What I LikedA nice bizarre set of characters all pulled together via Misty Knight playing Oracle in the Marvel Universe, except she has her own Charlie (of Charlie’s Angels) feeding her the crime tips. The nice added twist that Misty is in some sort of virtual reality with the Puppet Master pulling all the strings was a great surprise ending. It has me curious where the book is going so I will hang around for the next issue.

What I Didn’t LikeIt felt so derivative of Birds of Prey at first and if the Puppet Master is continuing running things this way it may get old. In fact by adding the Puppet Master into the story line we sort of know that the first arc is the heroes finding out a bad guy is behind it and then the heroes will decide to keep doing good work anyway. It could become contrite very fast, but DnA are smarter than that and I will give them a lot of rope passed on their terrific track record. . The art work is borderline generic which is a huge turn off for me.

Brightest Day # 15 – Writers Geoff Johns & Peter Tomasi, Pencils Patrick Gleason & Scott Clark, Inkers – A group of 8.

What I Liked J’onn Jozz being given center stage and beating the bad guy.

What I Didn’t LikeWe are treading water. All of the Brightest Day stuff (that still has the banner) feels like it is a story waiting for a climax or is just building to the next event. Johns’ work feels like he is phoning it in more and more and I feel like his new role of Chief Creative Officer is making it harder for him to be the creator I used to love.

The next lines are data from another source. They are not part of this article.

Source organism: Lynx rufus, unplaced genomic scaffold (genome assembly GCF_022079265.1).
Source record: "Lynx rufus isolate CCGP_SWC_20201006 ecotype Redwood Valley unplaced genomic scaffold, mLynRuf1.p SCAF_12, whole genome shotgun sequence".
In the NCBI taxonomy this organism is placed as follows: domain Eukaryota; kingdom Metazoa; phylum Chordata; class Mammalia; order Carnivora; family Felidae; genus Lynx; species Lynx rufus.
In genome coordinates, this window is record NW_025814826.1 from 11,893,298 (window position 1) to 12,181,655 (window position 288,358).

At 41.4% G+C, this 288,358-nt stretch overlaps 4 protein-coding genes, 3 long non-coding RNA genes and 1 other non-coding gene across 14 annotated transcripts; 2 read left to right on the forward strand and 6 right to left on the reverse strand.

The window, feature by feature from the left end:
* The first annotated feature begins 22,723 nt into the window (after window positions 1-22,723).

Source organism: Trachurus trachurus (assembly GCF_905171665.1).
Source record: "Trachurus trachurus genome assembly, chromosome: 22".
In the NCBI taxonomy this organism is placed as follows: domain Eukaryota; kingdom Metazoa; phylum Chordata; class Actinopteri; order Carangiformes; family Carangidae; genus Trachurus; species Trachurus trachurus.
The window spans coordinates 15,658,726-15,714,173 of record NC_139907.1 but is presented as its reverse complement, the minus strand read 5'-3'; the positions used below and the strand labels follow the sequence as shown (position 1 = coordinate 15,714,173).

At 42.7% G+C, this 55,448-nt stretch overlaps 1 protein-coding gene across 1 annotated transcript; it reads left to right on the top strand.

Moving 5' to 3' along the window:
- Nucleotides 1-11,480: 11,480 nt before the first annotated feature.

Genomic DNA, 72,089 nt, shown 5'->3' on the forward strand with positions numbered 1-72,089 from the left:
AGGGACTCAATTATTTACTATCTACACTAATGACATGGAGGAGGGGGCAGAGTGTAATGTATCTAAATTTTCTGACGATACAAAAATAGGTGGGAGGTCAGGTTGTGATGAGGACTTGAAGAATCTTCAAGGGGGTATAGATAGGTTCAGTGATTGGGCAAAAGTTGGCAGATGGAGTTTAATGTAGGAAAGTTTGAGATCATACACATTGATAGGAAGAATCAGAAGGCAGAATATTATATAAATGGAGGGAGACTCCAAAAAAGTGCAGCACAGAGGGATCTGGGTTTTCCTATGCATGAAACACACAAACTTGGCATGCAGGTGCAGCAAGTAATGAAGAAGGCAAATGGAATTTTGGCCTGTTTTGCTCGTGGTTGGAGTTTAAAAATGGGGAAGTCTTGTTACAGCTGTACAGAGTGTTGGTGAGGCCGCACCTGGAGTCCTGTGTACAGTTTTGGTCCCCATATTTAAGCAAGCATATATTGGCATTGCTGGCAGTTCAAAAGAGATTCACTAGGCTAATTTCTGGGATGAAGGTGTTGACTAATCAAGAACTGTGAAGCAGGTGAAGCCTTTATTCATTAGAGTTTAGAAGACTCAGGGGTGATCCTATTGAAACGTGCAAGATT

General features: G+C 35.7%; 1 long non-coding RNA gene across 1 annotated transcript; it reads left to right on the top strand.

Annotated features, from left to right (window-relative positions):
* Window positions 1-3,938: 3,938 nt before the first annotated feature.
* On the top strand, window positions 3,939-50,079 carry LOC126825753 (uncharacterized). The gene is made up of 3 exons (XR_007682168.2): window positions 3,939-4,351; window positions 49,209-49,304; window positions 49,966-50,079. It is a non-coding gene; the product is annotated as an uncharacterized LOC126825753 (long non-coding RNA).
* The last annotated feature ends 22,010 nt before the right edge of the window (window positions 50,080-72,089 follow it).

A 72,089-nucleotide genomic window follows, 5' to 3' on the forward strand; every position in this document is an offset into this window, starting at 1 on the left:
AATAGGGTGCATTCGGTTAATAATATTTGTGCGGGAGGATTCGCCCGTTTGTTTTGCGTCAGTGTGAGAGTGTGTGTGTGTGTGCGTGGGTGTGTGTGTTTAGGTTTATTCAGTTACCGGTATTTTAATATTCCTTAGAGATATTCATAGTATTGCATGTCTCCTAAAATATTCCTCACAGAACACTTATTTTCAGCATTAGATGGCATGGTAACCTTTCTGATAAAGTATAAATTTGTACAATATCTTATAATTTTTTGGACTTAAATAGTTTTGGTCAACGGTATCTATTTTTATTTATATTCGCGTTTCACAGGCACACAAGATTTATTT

Bullet to the Head #6 (of 6) – Writer Matz, Art Colin Wilson

What I LikedBasically due to Killer I will try anything by Matz as the writer. I enjoyed how the series ended in general.

What I Didn’t Like The book read as a graphic novel and due to the complexity of the story and large cast I got lost over the course of the story. Bits and pieces stayed with me, but in general I was lost as to the impact of the whole thing. I like Matz and the art enough that I will buy the trade and give this a second chance when I read it as a whole.

Bring the Thunder #1 – Plot/Concept Alex Ross, Plot Script Jai Nitz, Art – Wilson Tortosa

What I LikedIt has some interesting story ideas and I’m intrigued enough to come back for issue #2. I enjoyed the story laying out what a para-rescue jumper does.

What I Didn’t LikeThe story had a narrative at odds with the actual pictures which often cause a disjointed read of the book. For this story it came close to working but still failed. On top of that the starting with a future point in the story then back to the past, then to the present adds to the disjointed nature of the story telling. Writers need to trust that the story is good enough to keep us involved and not rely on stunts uncalled for in a story. The artwork borders on less then professional and a little generic, but it does succeed in telling the story.

Edge of Doom #2 – Writer Steve Niles, Art Kelly Jones

What I LikedWhat a great story that harkens back to the EC days or Outer Limits type stories. It has a space theme, with some little horror twists and then a great physiological twist ending. The art by Kelly Jones was some of his best work ever. Kelly can go over the top at times, but this work was lush, more on the realistic side of the coin for Kelly and done to perfection.

What I Didn’t LikeThat Axl died. It was sad.

Killer Modus Vivendi #6 (of 6) – Writer Matz, Art – Luc Jacamon